from The American Heritage® Dictionary of the English Language, 4th Edition
- n. A piece of candy, especially hard candy.
- n. A lollipop.
- n. Chiefly British Money.
from Wiktionary, Creative Commons Attribution/Share-Alike License
- n. A piece of hard candy on a stick; a lollipop.
- n. Money.
- n. Any confection made from sugar, or high in sugar content; a sweet, a piece of candy.
It was on that frazil ice, that some people called lolly, that I meant to run for my life now, trusting to the resistance of the two feet of snow that lay on the lake in the mysterious way snow does lie on lolly, and to the snowshoes on my feet.
I also know that they are British and very drunk and that that girl does not stop talking and that the boy on the left had a penchant for smoking hash at 3:37 AM while sitting at the end of my bed holding a "lolly".
Timothy is out to rescue the girl he loves, a good-hearted non-birthrighter who has been selected by the baron and baroness as the "lolly" to bear a royal heir.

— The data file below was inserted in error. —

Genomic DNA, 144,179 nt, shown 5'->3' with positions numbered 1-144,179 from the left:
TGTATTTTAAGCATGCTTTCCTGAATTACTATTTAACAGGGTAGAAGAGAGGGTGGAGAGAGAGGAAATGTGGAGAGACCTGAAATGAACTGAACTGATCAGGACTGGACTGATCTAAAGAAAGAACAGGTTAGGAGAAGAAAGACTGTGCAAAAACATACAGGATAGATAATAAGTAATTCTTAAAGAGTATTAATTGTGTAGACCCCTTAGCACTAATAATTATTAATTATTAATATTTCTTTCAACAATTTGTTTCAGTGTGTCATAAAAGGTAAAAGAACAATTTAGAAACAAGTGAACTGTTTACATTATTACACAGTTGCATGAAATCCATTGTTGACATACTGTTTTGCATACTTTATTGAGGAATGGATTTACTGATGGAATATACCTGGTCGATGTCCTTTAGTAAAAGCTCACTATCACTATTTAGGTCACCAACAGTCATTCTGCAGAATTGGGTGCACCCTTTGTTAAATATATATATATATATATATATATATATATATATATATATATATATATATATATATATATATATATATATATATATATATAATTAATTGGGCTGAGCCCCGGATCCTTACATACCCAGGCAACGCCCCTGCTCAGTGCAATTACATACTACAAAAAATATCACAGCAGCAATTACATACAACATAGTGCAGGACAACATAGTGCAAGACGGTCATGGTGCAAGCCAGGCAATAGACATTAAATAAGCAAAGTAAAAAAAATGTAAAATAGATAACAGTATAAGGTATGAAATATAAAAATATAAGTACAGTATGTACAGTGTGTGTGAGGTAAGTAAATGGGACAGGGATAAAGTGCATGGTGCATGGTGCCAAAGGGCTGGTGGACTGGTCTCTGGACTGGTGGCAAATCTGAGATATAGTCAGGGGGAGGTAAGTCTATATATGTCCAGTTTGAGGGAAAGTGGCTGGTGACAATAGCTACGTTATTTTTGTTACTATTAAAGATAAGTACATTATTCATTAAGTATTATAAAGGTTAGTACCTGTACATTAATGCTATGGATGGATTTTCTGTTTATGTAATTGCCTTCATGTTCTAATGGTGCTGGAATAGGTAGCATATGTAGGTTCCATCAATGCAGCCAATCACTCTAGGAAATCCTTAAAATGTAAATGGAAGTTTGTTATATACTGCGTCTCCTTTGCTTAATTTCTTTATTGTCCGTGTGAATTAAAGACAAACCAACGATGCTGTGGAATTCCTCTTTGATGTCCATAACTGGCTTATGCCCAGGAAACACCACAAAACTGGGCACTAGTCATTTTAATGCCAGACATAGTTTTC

VAT ruling means HMRC misses out on a lot of 'lolly'
As a result Del Monte, who carried out the survey, have commissioned a Daniel Craig ice lolly which is being distributed from today to celebrate the first ever National Ice Cream Week.
"lolly" and contains lines such as "I am somewhat bereaved by that comment, Jamie" is right for no one.
"I had a brand-new baby at the house and I did not have time to kind of lolly-gag and get through.
Well, I'll tell you, he only got one lolly from us!
Plus all the other stuff you have in a bag like a wallet, phone, lose change, bundles of receipts, gift vouchers, errant lolly wrappers and film canisters.
Oh, Lord .... give "us" a break from people using you as a scapegoat. lolly